China media: North Korea ties

View of the North Korean town of Supung across the Yalu River from the Chinese town of Xiejiagou Image copyright AFP
Image caption The border is heavily protected at some parts but it remains a key crossing point for defectors

Papers and experts discuss Beijing-Pyongyang ties following reports that a North Korean soldier killed four people in a Chinese border town.

The soldier crossed the border in late December, stealing money and food before killing residents in Helong.

According to papers, he was later arrested north of the Tumen River that divides China and North Korea.

The Chinese foreign ministry gave no details about the incident, but said it has lodged a protest with North Korea.

Most papers in China have carried the news, quoting South Korea's Yonhap News Agency and state-run Xinhua, while appearing to refrain from making any comments about the incident.

Experts, however, dismiss speculation that the incident will hurt Beijing-Pyongyang ties.  

Zhao Lixin, a Korean studies expert, tells the Global Times such a case "should be viewed as a criminal incident rather than a political case".

"The Chinese government will protect its citizens' safety. This will not influence the relations between China and North Korea," says the pundit.

Echoing similar view, Wang Linchang, another expert on Korean affairs, tells the Chinese edition of the paper that China will "handle the matter seriously and will not let go of the murderer easily".

Meanwhile, noting that the news was first broken by news agencies in South Korea, the Global Times' Chinese edition takes a rare step and criticises Chinese officials and the media's silence over the issue.

"Don't let South Korea's media tell us that a North Korean soldier has entered China," says the editorial, pointing out that the incident was only revealed a week later and by a "third party".

"This makes one wonder the reason behind the delay in informing the public. Maybe it is because of the sensitivity of Beijing-Pyongyang relations. But this is an individual case…which has no connection to the bilateral ties," argues the paper.

The article further urges government agencies and "mainstream media" to increase their credibility by providing timely information.

"South Korea's media outlets have gained credibility by reporting this news, while China's mainstream media and officials are losing out," notes the daily.

Cross-strait ties

Elsewhere, papers warn of a "reverse" in cross-strait ties after former Taiwanese president Chen Shui-bian was granted a month of medical parole.

Mr Chen, president from 2000-2008, was six years into a 20-year sentence for money laundering and accepting bribes.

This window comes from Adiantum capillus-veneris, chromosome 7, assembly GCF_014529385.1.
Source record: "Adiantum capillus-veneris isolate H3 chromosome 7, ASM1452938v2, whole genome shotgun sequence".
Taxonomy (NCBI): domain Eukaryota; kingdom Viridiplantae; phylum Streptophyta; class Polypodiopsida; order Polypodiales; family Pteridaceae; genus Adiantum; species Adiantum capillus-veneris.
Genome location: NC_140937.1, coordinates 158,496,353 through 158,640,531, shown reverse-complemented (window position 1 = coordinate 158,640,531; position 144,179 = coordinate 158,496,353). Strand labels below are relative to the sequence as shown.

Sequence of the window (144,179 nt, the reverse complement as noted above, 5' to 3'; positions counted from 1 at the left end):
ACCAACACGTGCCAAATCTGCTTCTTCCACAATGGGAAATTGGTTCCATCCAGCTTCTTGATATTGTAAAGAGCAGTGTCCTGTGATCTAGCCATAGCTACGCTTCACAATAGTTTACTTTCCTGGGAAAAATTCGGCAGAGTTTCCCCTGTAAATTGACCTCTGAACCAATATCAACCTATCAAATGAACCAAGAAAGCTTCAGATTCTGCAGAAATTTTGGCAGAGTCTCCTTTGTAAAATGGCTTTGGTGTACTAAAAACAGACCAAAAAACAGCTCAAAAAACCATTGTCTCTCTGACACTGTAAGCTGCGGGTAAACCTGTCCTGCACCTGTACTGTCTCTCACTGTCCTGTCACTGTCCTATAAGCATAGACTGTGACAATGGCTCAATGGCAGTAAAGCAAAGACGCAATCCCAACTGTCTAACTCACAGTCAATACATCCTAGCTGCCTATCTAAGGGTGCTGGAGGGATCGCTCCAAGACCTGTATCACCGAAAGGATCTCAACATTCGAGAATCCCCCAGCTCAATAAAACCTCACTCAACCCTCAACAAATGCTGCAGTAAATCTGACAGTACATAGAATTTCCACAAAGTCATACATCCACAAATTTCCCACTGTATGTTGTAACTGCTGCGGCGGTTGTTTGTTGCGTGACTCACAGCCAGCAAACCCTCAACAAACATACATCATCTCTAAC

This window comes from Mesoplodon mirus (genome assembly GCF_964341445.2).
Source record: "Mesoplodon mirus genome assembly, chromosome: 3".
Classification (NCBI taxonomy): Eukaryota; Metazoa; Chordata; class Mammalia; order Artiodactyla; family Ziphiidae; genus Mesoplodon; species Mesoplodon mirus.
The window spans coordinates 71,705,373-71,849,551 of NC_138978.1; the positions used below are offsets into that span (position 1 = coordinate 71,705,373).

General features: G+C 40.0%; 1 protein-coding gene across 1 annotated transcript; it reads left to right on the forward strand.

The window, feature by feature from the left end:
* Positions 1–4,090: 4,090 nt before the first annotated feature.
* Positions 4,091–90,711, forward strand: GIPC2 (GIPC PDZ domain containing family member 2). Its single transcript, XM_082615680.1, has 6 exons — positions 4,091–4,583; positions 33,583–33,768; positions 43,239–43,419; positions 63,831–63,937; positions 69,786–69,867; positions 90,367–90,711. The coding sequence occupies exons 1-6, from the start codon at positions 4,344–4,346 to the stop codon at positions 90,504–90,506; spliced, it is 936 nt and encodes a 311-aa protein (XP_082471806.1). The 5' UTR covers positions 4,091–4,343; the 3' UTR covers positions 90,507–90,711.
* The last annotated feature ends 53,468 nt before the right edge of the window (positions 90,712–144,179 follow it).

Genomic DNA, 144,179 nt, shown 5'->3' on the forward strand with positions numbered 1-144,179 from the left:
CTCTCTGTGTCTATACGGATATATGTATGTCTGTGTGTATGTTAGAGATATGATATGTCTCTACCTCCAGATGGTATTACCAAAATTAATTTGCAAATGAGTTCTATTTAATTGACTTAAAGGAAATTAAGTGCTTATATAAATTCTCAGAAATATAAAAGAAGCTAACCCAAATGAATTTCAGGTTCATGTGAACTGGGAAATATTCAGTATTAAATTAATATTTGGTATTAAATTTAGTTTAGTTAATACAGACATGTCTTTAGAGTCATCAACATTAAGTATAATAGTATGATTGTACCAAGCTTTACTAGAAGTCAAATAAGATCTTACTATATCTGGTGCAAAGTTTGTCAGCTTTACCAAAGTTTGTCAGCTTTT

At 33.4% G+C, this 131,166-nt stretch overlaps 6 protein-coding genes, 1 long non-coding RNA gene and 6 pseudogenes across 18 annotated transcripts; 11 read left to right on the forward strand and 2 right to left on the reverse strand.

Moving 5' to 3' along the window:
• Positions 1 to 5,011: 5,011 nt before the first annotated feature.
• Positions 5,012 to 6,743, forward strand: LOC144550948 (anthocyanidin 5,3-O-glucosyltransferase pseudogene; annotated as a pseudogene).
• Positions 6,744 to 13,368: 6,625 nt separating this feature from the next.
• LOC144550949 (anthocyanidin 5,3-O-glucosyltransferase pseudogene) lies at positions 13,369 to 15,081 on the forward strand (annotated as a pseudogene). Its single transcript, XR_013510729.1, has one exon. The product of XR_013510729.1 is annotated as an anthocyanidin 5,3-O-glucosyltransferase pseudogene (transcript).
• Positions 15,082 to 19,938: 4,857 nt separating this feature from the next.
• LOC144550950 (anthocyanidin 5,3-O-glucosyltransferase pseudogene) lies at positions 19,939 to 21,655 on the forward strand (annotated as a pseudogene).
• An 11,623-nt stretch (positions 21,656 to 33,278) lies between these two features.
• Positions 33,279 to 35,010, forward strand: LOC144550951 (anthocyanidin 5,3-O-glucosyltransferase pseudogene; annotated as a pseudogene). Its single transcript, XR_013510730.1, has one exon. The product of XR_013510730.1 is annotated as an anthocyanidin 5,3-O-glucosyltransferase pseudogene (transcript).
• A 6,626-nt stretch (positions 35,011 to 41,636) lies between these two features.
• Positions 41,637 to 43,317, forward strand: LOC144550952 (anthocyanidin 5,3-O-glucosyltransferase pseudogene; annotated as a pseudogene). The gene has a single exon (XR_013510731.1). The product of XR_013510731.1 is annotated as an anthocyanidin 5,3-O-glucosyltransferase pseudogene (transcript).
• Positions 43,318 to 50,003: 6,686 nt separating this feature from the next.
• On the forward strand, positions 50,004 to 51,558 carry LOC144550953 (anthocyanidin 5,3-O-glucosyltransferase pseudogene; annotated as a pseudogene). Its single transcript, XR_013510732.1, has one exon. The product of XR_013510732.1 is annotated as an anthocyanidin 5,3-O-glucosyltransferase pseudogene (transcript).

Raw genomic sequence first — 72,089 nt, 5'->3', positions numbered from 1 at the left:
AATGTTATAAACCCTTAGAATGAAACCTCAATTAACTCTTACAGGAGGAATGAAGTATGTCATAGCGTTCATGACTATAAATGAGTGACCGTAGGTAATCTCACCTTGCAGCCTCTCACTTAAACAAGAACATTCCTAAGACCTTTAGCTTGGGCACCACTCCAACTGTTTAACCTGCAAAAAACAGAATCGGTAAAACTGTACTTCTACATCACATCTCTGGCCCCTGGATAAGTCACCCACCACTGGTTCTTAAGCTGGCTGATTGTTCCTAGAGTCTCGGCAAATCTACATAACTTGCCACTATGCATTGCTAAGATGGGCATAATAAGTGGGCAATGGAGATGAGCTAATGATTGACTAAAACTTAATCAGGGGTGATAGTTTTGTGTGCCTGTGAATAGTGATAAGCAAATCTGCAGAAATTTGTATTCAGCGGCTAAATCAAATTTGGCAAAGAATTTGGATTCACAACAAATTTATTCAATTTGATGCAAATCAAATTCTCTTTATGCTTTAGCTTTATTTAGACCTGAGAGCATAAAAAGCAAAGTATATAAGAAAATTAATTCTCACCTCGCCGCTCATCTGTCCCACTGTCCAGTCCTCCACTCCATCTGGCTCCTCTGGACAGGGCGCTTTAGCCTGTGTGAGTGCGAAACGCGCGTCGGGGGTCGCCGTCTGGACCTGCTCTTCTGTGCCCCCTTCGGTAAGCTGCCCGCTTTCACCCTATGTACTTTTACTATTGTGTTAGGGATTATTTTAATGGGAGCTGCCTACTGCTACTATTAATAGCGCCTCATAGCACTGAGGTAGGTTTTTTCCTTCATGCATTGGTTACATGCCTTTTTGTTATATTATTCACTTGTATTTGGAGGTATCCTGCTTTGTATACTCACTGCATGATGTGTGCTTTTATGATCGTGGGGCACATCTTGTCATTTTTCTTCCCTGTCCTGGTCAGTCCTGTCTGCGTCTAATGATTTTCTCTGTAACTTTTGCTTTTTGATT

During his presidency, Mr Chen angered China by pushing for Taiwan's formal independence.

He has accused the current government of political persecution in order to appease Beijing, as it pursues closer ties with China.

A Xinhua report calls him "the disgrace of Taiwan" and highlights the corruption cases that he was allegedly involved in during his term.

Another Xinhua commentary hints that Taiwan officials "might have bowed to pressure" from the opposition Democratic Progressive Party (DPP).

"Will Mr Chen's release help in solving the conflicts of the whole society? He deliberately wore green outfit and put on a cap with wordings saying that he has been prosecuted. From this silent protest, it is apparent that the answer is no," says the news agency.

Pointing out that Taiwan's rule of law has "bowed to politics", the Global Times suggests Beijing to "strive for the best but prepare for the worst".

"Ma Ying-jeou remains the leader of Taiwan, but he has lost real authority and the DPP acts as if it is already on the path to regaining power. The independence camp seems to be anxious to begin a new chapter in Taiwan's political landscape," notes the paper.

Ridiculous Christmas remark

And finally, a college, which banned students from celebrating Christmas, has come under fire again for its "ridiculous" remarks on the Shanghai stampede.

Last December, the Modern College of Northwest University in Shaanxi Province, northwest China, raised eyebrows for banning its students from celebrating Christmas and making them watch traditional cultural films on the eve.

The college has continued to bash the "waves of Westernisation" and the infatuation of the young people with Western holidays after the Shanghai crush, which killed 36 people, took place on New Year's eve.

"The Shanghai stampede tragedy proves that our holiday management is utterly correct", the college proclaimed in an article on its website.

The editorial, which has since been removed, has sparked outcry and drawn heavy criticism from the media.

"What will the school say if the stampede takes place on the Chinese New Year?" asks a web user.

BBC Monitoring reports and analyses news from TV, radio, web and print media around the world. You can follow BBC Monitoring on Twitter and Facebook.

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